Facebook consistently agitates me with people who I might have known long ago, or people who've connected with me through other contacts, who say things and link to things that I find insulting, demeaning, even cruel. For a while, I found myself "hiding" people so I didn't get that stuff pushed in my face every day--until the occasion on someone else's wall when someone said hiding people on Facebook is passive aggressive "defriending." It IS. So I did a huge "friends" purge. I got rid of the people who either update, or get comments, on their walls, in ways that I feel are hateful or defamatory (even inflammatory), or who consistently link to public figures whose beliefs I would never promote or want to be connected to. I try to fill my life with people who build up others, who look for solutions, who are positive and affirming. So why would I clutter my online life with hate, divisiveness, bigotry, and destruction?

Some of the people I "unfriended" were people I know never read me; I'm only a number to bolster their hundreds to thousands of "friends" because they use Facebook as a networking tool. In the case of writers I deleted, I'm aware of their work through sources other than Facebook, and I didn't necessarily want frequent updates on their works in progress or their personal lives--just as I know they have no interest in me or mine. I'm not offended by that, and neither should they be.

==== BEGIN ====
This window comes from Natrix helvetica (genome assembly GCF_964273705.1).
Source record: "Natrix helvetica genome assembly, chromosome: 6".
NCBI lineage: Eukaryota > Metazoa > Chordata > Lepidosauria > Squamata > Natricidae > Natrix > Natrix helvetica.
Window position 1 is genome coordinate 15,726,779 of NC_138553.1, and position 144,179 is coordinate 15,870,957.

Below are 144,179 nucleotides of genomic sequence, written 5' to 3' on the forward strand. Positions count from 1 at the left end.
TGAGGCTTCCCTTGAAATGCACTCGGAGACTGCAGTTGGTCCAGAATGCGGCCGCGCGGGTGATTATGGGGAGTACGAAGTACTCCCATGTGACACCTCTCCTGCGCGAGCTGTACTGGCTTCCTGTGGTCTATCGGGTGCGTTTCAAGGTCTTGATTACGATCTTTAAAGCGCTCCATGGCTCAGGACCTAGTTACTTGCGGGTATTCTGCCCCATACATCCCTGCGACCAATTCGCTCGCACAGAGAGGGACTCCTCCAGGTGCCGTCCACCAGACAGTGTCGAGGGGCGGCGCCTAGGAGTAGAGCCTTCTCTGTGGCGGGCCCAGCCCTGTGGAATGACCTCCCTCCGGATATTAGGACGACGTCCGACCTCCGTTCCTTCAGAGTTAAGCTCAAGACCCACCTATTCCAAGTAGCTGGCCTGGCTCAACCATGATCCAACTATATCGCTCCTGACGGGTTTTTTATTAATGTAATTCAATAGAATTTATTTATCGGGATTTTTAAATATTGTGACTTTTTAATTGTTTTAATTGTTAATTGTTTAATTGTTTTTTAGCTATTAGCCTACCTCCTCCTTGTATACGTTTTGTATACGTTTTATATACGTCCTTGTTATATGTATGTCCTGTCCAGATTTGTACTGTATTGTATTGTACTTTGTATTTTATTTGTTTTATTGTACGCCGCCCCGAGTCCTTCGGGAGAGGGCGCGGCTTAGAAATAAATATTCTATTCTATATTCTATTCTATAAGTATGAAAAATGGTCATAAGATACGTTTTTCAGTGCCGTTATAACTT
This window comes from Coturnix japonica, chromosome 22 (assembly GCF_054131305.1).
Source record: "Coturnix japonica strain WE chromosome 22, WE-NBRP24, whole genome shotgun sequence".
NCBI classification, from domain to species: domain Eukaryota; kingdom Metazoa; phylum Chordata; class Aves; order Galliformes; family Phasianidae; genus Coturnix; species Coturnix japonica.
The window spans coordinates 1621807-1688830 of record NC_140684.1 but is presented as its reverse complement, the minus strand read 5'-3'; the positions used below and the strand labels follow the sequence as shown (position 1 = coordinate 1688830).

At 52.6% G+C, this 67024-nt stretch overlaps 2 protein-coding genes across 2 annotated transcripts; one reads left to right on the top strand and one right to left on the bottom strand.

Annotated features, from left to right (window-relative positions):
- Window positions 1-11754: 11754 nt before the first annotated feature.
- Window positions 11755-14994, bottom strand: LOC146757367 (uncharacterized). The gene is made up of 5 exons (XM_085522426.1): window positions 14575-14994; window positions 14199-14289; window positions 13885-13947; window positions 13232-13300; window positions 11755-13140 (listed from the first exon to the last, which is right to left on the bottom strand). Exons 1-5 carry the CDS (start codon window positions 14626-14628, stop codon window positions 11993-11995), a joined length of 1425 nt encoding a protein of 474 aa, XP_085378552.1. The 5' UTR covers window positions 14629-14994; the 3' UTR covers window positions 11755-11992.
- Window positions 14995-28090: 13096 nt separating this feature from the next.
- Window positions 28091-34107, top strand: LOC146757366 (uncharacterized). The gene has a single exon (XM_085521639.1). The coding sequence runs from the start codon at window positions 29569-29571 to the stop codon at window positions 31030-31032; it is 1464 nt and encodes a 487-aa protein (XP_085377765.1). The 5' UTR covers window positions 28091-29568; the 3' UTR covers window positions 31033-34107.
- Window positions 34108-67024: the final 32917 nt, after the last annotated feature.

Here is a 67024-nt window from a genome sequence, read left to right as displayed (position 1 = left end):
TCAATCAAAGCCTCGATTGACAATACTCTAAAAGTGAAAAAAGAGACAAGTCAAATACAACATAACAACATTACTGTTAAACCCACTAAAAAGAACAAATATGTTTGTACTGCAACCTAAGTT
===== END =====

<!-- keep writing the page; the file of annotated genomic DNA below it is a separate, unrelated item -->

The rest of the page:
Finally, I deleted many of those who asked that we be "friends" but who've never interacted with me, shown any interest in my work or my life, or with whom my only connection is that we once might have shared the same school or town. If they are genuinely interested in me, my LiveJournal is always here, always open. My e-mail address is published everywhere. I doubt they even noticed I fell off their contact list.

But what do I do about people I know "in real life," whose company and time I've enjoyed in the past, but whose status updates consistently run contrary to ideals and principles I hold dear? I really haven't figured it out yet. If they wrote those things on my wall, I'd react for sure. But on their own Facebook walls, they have the right to say whatever they want, and I don't have the energy or enthusiasm to debate or refute them--knowing from experience what a futile effort that is. But does my silence, while my face and name are right there on their friends' lists, imply approval? Agreement?

There are times I get so irritated by it all that I want to deactivate my Facebook account, but it provides a convenient, one-stop location for people who live far away and with whom I enjoy staying in touch--in enough numbers that e-mail would be cumbersome, even daunting. So I hover above that option but don't take it. And I wonder if the people whose beliefs are so antithetical to mine have hidden me long ago, so they don't have to see my occasional links and notes and updates that might vex and trouble them?

No real answers here. But one thing's for sure--I'll get it worked out long before the next election season for my own peace of mind.